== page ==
without a hitch at Ginko, a Mac store in the 5th arrondissement on
Boulevard Saint Germain. Expensive, but easy.  Then, onward once
again for that CD read/write external Firewire drive.  I decided
to chance going back to Surcouf, which, this time, was not doing
inventory but was actually open during business hours. I looked in
the Mac department, but no luck–they didn’t have it.

They
did, however, have a printed list of Mac stores.  Cell phone in
hand, I phoned Allis, the one the salesman had marked on the
list.  Yes, they had it!  Then, having lived in France for
awhile, I asked another question. “Do you close for lunch?”  “Yes,
Madam, we close from 12:30 to 2:00 pm for lunch.”  Since I was
phoning them at 12:15, I was proud of myself for remembering to
ask.  If not, I’d have turned up during lunch in front of a locked
door!  Would the man have ever told me, unasked? Being as I was
phoning him at 12:15?  Not on your life. So, I went to their shop
after 2 pm to buy the CD read/write external Firewire drive. 
Then, another appointment
with Jacques to install everything.

Then
came the challenge of buying spare ink cartridges. I say challenge
because, I’m not sure why, all the usual sources of supply (including
Darty and FNAC) were completely out of stock and not to be in stock for
another 4 to 6 weeks! Even the French Canon website was out of
stock.  (“A distribution problem, Madam.”) Now, when a French
salesperson tells you a date, you’ve got to realize that what this
really means is that the date he or she tells you is the absolute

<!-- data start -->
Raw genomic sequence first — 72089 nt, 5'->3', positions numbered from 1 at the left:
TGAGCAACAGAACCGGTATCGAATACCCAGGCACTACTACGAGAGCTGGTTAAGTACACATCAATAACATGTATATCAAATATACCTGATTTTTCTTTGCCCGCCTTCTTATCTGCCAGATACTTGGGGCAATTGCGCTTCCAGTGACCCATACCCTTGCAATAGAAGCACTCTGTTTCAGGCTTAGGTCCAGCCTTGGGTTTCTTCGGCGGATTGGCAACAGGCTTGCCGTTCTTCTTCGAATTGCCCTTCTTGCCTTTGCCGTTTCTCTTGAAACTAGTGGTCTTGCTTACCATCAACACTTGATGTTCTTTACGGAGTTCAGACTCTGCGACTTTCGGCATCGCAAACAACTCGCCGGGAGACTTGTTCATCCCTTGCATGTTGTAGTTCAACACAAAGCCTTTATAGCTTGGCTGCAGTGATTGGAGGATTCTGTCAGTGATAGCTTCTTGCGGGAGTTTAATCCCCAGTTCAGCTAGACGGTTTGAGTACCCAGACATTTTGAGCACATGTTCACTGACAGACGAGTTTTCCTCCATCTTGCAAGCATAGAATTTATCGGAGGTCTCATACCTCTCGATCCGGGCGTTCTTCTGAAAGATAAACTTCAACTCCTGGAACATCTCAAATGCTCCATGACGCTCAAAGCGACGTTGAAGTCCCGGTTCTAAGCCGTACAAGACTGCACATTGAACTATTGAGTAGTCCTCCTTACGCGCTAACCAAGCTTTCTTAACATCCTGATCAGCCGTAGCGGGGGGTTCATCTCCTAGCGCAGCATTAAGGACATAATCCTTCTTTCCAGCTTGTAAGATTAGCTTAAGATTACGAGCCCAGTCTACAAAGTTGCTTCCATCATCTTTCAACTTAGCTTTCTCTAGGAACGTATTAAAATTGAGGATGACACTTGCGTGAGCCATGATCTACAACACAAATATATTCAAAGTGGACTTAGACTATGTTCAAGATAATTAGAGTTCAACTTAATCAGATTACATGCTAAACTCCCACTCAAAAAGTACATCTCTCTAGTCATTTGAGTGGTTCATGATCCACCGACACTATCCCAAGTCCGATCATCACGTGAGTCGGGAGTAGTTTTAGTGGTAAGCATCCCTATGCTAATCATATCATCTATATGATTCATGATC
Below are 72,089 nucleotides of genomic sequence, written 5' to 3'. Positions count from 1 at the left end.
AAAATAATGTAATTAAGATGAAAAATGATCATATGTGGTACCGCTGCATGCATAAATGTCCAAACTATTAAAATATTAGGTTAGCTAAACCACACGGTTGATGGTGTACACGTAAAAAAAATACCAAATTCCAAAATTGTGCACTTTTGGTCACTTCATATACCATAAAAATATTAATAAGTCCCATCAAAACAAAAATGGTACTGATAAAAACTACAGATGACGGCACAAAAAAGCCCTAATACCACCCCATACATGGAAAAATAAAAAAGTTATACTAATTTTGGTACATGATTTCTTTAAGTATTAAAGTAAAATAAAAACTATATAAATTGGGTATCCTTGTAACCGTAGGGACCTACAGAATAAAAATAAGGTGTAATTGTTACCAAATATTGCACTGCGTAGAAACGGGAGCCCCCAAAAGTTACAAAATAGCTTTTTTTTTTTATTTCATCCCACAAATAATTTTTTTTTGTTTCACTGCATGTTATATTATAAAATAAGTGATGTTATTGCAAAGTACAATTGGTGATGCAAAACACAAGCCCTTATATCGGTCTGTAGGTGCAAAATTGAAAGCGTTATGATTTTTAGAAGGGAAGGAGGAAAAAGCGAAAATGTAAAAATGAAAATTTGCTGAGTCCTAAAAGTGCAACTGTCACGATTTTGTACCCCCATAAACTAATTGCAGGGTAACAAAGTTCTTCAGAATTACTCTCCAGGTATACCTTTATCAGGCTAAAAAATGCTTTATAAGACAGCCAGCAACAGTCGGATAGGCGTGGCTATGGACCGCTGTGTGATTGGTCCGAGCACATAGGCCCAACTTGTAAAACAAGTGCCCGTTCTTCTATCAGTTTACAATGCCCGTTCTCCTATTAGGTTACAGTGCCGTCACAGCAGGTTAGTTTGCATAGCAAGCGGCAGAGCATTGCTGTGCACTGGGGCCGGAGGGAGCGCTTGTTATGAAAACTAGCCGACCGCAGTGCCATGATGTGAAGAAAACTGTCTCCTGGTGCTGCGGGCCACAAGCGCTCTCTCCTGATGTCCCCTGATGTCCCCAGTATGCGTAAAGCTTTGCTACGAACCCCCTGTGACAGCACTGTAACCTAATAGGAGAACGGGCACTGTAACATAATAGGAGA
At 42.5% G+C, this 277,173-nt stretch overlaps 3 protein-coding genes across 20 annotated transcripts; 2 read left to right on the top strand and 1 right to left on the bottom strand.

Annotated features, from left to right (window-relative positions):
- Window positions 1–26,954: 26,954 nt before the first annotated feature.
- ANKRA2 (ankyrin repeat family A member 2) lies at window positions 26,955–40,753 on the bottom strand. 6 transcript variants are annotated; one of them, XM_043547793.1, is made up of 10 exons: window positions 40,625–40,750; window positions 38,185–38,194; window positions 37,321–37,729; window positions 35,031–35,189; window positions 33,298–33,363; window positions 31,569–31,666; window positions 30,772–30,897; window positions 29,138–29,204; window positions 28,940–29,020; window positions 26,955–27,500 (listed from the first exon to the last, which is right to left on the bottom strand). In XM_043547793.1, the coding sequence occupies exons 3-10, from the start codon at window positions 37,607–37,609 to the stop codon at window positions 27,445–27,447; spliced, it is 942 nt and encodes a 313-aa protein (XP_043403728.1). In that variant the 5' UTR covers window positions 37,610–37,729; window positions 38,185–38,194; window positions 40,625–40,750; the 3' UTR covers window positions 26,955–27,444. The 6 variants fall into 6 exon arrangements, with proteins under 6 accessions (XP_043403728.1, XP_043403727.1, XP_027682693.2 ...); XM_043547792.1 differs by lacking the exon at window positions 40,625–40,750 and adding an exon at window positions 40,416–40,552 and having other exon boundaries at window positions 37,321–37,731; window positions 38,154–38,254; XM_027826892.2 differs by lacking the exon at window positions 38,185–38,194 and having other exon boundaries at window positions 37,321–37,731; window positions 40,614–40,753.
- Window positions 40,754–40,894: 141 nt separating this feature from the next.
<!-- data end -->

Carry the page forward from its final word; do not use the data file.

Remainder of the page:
earliest date, but it could, in fact, take longer ­ a lot
longer. On a whim I re-visited the street with all the
Chinese-owned computer stores. I’m not sure how they did it, but
at a tiny store called Yottacom, the shelves were absolutely brimming
over with ink cartridges (totally absent everywhere else)!  And,
the price was right.

After
finally buying my ink, I went home to take stock.  I love my new
Macintosh computer!  In the end, my 649 E computer cost 1300 E
including the programming set up by Jacques, the expanded memory from
Ginko, the CD read/write external Firewire drive from Allis, the
printer from Univak, and the ink cartridges from Yottacom.

Ah, at last, I can start working on my new computer.

Surcouf: 139 avenue Daumesnil, 12th arrondissement, Metro/RER Gare de Lyon
or Metro Montgallet

Univak: 1 rue Montgallet, 12th arrondissement, Metro/RER Gare de Lyon or
Metro Montgallet

Ginko: 65 Bd Saint-Germain, 5th arrondissement, Metro Maubert-Mutualité

Allis Informatique: 21 Bd Richard Lenoir, 11th arrondissement, Metro
Breguet-Sabin

Yottaco: 39 rue Montgallet, 12th arrondissement, Metro Montgallet


Jeanne
Feldman is an intercultural specialist working with English speaking
expatriates to help them integrate into french life, both
professionally and personally. In addition she works with French
executives who need to communicate internationally.

Jeanne has also written a shopping guide, Best Buys and Bargains in Paris.